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Reputable breeders will never sell their puppies to pet shops or under suspicious circumstances. They will also prioritize local buyers who can come to the kennel in person to ensure a good match for the puppy.
How to Find a Reputable Breeder
When searching for a breeder, be very careful. Many unethical people do not care about the welfare of the puppies they produce or what happens to them after they leave their homes. If you meet someone using shady methods or practices, avoid them at all costs.
Responsible breeders care about the puppies they produce and will want to know that their pups go into a good home. They will ask about your lifestyle, whether you have a fenced yard, your time at home and away from home, etc. While it may seem invasive, remember they are effectively interviewing you to ensure the puppy will be happy and safe with you in the long term.
A good breeder should allow you to see the puppies and mom. They should also be willing to show you the area where the pups are born and raised and keep a clean facility in general. Never be put off if the breeder tells you they have a waitlist, as this is a sign that they take their breeding and the health of their puppies seriously. The breeder must be able to tell you that the puppy will not have any genetic diseases or abnormalities, such as merle-colored dogs (which have a high risk of hearing and vision problems) or skin disease.
How to Know if a Breeder is a Mill
When looking for Goldendoodle puppies for sale, be aware that puppy mills exist. These kennel-based operations focus on breeding popular breeds or “designer mixes.” Puppies from mills tend to have health issues, including malformed bones and joints and poor coat quality. Sadly, mills are often operated by people who care little about dogs and only want to profit.
To avoid supporting these immoral businesses, be wary of any breeder who doesn’t offer photos of where the puppies are raised or details on socialization. Likewise, it’s a red flag when a breeder refuses to let you visit their facility. They may also ask you to meet in a public place like a park or parking lot instead of their home.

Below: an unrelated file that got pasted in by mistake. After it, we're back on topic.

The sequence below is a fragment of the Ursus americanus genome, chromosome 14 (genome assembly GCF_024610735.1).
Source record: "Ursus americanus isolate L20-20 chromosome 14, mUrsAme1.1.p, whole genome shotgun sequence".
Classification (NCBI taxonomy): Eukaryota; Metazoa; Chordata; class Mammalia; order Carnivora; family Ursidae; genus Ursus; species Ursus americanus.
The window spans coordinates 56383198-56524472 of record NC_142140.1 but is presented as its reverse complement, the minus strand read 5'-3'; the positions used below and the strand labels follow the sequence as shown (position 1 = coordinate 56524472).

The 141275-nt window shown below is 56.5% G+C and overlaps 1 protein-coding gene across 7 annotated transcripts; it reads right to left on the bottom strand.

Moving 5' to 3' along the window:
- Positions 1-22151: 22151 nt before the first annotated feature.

One more thing to watch out for is a breeder who claims they can provide a “health guarantee” for their puppies. This is another way for mills to take less risk and liability when their puppies have health problems.
In addition, reputable breeders will be upfront about the strengths and weaknesses of their puppies. They will also be willing to tell you if the dog is not a good fit for your lifestyle or if it has a genetic condition that could cause problems in the future. They will never encourage you to buy a puppy just because it’s cheap or because you “want it now.” Puppies require a lifetime commitment, and you must ensure you are ready before purchasing one.
What to Look for in a Breeder
When choosing a breeder, look for the ones who have been breeding long-term and have a reputation for excellent genetics (though how you raise your puppy will play a huge role in its behavior). They should know their chosen breed and have a passion for it. They should also be willing to discuss their methods and answer any questions you might have.
Visit the kennel or home where the puppies were raised and observe how the dogs are kept. The kennels should be clean, and the dogs appear well-fed, healthy, and happy. They should interact well with the breeder and other dogs and be open to meeting new people.
Ask to meet the mother and father of the puppies, if possible. This is an excellent way to get a feel for the pups’ personalities and temperaments (be wary of any hiding in a corner, as this can indicate fearfulness or aggression) and see how they behave with children and new experiences.
Ask about health testing conducted on the parents, especially for hip and eye conditions. You should also be able to see the father’s pedigree, which must go back several generations. If a breeder refuses to share this information with you, that’s a red flag.
How to Know if a Breeder is a Good Match
If a breeder is reputable, they will happily answer your questions about their puppies. They will be able to tell you about the health of the parents and their puppies, including any genetic tests they have done and their pedigree (family tree). They should also be able to explain the temperament of the puppies and how they will get on with children and other dogs and cats in your home.
The breeder should also be willing to show you where the pups live and introduce you to the mother. They should be able to talk about the genetic history of the puppies and give you a copy of their contract of sale. The agreement is crucial because it sets out both the buyer’s and the breeder’s responsibilities and will protect you if something goes wrong with your puppy.
A good breeder will not sell a puppy to anyone who has not visited their premises and met the dog. It is not unusual for them to ask you to reach out to your network of friends and family so that they can see if anyone would be interested in their puppies.
Avoid a breeder who suggests that you adopt two puppies simultaneously. Puppies raised in pairs can develop sibling rivalry and are often too afraid to leave their siblings alone as adults. This can lead to serious behavior problems and should be avoided.